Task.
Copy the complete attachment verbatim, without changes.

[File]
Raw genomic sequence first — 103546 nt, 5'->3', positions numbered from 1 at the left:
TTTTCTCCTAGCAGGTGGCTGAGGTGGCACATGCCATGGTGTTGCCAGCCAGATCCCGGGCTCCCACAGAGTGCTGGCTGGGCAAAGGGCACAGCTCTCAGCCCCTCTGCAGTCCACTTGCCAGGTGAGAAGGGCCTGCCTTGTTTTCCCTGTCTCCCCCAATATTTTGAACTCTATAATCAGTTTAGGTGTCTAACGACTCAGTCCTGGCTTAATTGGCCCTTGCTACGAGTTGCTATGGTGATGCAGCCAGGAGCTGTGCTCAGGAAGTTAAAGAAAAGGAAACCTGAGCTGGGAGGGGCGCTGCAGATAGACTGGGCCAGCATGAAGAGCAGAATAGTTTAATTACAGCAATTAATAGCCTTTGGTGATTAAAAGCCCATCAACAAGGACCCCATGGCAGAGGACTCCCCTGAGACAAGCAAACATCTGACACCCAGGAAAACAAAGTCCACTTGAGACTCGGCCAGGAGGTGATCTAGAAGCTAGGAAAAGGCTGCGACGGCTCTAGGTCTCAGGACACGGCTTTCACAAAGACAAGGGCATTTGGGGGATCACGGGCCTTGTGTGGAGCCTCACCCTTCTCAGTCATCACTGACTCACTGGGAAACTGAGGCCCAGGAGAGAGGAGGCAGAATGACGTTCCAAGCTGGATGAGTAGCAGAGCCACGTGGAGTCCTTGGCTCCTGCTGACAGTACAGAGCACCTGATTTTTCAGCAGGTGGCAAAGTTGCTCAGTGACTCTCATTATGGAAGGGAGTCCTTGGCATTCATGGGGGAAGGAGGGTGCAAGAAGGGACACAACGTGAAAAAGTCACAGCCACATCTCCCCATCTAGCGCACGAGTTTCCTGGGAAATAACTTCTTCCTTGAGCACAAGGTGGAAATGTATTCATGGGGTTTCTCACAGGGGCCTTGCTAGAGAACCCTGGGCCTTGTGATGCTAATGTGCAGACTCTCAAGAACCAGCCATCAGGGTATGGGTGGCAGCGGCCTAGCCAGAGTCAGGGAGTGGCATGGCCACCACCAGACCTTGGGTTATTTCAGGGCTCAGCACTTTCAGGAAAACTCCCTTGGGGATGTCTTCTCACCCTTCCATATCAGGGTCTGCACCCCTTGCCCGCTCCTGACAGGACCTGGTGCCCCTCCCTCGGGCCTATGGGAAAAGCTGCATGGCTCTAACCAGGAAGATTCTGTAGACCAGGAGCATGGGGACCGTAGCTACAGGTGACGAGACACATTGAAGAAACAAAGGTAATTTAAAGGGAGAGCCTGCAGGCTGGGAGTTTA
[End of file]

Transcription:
Raw genomic sequence first — 103546 nt, 5'->3', positions numbered from 1 at the left:
TTTTCTCCTAGCAGGTGGCTGAGGTGGCACATGCCATGGTGTTGCCAGCCAGATCCCGGGCTCCCACAGAGTGCTGGCTGGGCAAAGGGCACAGCTCTCAGCCCCTCTGCAGTCCACTTGCCAGGTGAGAAGGGCCTGCCTTGTTTTCCCTGTCTCCCCCAATATTTTGAACTCTATAATCAGTTTAGGTGTCTAACGACTCAGTCCTGGCTTAATTGGCCCTTGCTACGAGTTGCTATGGTGATGCAGCCAGGAGCTGTGCTCAGGAAGTTAAAGAAAAGGAAACCTGAGCTGGGAGGGGCGCTGCAGATAGACTGGGCCAGCATGAAGAGCAGAATAGTTTAATTACAGCAATTAATAGCCTTTGGTGATTAAAAGCCCATCAACAAGGACCCCATGGCAGAGGACTCCCCTGAGACAAGCAAACATCTGACACCCAGGAAAACAAAGTCCACTTGAGACTCGGCCAGGAGGTGATCTAGAAGCTAGGAAAAGGCTGCGACGGCTCTAGGTCTCAGGACACGGCTTTCACAAAGACAAGGGCATTTGGGGGATCACGGGCCTTGTGTGGAGCCTCACCCTTCTCAGTCATCACTGACTCACTGGGAAACTGAGGCCCAGGAGAGAGGAGGCAGAATGACGTTCCAAGCTGGATGAGTAGCAGAGCCACGTGGAGTCCTTGGCTCCTGCTGACAGTACAGAGCACCTGATTTTTCAGCAGGTGGCAAAGTTGCTCAGTGACTCTCATTATGGAAGGGAGTCCTTGGCATTCATGGGGGAAGGAGGGTGCAAGAAGGGACACAACGTGAAAAAGTCACAGCCACATCTCCCCATCTAGCGCACGAGTTTCCTGGGAAATAACTTCTTCCTTGAGCACAAGGTGGAAATGTATTCATGGGGTTTCTCACAGGGGCCTTGCTAGAGAACCCTGGGCCTTGTGATGCTAATGTGCAGACTCTCAAGAACCAGCCATCAGGGTATGGGTGGCAGCGGCCTAGCCAGAGTCAGGGAGTGGCATGGCCACCACCAGACCTTGGGTTATTTCAGGGCTCAGCACTTTCAGGAAAACTCCCTTGGGGATGTCTTCTCACCCTTCCATATCAGGGTCTGCACCCCTTGCCCGCTCCTGACAGGACCTGGTGCCCCTCCCTCGGGCCTATGGGAAAAGCTGCATGGCTCTAACCAGGAAGATTCTGTAGACCAGGAGCATGGGGACCGTAGCTACAGGTGACGAGACACATTGAAGAAACAAAGGTAATTTAAAGGGAGAGCCTGCAGGCTGGGAGTTTA